Make sure you've got the right specs on your camera
DSLR cameras make it easy for you to adjust the ISO (sensitivity to light), shutter speed, and f-stops, with digital menus on the viewing screen that let you select the settings.
Gilman recommends keeping your ISO relatively low, between about 200 to 400. Put the f-stop (which controls how much light your camera allows in) between f/5.6 and f/8. Then he recommends starting with a shutter speed of 1/2000th of a second -- a tiny window, suitable during maximum light -- and working your way down to longer exposures at 1/30th and 1/15th as the light dims.
“Depending where you are in that moment of totality, the exposure changes a lot,” he says. “You’ll have more or less light to deal with, and it will vary widely based on where you are and what that moment is. So take a lot of pictures, and try to change exposure value while keeping the image consistent.” He suggests using faster shutter speeds if you’re not in the line of totality, to get good images of the crescent.
Put your camera in manual mode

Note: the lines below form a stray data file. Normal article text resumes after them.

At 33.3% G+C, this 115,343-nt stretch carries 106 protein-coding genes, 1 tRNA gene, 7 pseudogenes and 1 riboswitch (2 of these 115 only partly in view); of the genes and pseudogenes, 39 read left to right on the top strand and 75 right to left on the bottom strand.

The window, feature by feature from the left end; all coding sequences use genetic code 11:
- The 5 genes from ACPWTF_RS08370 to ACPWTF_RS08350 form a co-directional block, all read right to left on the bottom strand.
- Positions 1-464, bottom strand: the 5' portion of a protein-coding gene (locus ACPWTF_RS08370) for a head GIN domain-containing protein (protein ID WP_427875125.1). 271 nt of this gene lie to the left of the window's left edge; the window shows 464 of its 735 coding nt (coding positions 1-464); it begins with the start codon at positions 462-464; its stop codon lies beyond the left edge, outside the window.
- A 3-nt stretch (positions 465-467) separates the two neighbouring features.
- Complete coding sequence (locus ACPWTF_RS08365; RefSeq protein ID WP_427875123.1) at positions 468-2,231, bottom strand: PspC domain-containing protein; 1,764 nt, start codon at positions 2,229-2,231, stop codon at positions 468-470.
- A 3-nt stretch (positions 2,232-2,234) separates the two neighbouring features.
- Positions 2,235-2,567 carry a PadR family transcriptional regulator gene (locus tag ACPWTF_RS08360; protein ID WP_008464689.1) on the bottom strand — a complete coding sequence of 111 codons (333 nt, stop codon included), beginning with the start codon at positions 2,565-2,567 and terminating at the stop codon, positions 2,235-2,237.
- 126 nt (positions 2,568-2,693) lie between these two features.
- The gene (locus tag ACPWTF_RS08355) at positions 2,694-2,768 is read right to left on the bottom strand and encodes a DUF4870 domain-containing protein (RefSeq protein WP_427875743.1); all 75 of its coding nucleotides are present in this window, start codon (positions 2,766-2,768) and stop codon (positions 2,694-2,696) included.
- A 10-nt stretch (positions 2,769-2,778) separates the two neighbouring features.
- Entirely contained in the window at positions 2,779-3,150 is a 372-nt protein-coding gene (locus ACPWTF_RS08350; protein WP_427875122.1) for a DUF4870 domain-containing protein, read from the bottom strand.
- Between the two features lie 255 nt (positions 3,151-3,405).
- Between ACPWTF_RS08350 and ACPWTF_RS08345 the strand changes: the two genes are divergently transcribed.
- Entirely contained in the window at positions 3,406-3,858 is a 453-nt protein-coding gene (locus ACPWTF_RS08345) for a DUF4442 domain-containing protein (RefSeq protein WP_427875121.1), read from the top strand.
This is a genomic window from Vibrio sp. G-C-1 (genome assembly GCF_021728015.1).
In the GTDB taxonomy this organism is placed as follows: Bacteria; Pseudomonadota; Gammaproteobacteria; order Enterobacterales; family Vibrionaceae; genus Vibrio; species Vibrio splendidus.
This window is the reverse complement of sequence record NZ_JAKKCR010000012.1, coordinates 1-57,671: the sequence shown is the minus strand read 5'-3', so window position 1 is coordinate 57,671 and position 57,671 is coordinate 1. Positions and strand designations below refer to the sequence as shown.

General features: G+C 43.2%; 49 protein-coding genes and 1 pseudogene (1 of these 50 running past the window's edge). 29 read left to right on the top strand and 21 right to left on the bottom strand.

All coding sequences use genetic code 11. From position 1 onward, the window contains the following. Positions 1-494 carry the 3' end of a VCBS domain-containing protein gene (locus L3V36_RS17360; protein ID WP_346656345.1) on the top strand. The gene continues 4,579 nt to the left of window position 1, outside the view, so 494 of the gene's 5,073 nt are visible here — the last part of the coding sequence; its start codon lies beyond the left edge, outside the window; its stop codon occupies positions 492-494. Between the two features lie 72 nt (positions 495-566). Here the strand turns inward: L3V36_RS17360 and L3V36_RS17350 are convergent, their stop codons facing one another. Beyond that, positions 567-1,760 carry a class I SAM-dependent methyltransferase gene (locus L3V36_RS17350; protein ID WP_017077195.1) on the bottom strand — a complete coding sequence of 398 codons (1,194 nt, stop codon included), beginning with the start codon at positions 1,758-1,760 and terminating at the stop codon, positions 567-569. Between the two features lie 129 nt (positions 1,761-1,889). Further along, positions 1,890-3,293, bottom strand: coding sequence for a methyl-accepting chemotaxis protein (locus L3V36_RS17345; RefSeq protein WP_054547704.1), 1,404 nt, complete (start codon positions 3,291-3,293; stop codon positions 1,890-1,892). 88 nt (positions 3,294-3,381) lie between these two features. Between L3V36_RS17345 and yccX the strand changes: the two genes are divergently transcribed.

“We want to be in control,” says Gilman. “This event is a short amount of time, and we don’t wanna just go out there pressing buttons and letting the camera decide what our exposure value is.” So how does one regain complete control of how their camera shoots? Put in in manual mode.
Gilman stresses that bracketing -- taking the same image with different shutter speeds -- is the best way to get a good image, since it will give you the opportunity to let different amounts of light into the camera at different times.
Use a tripod
Anyone who’s photographed in low light knows that as steady as you think your hand might be, images can blur, even at fast shutter speeds. The best way to overcome this is with a tripod. It also ensures you’re getting the same image from the same place when you bracket.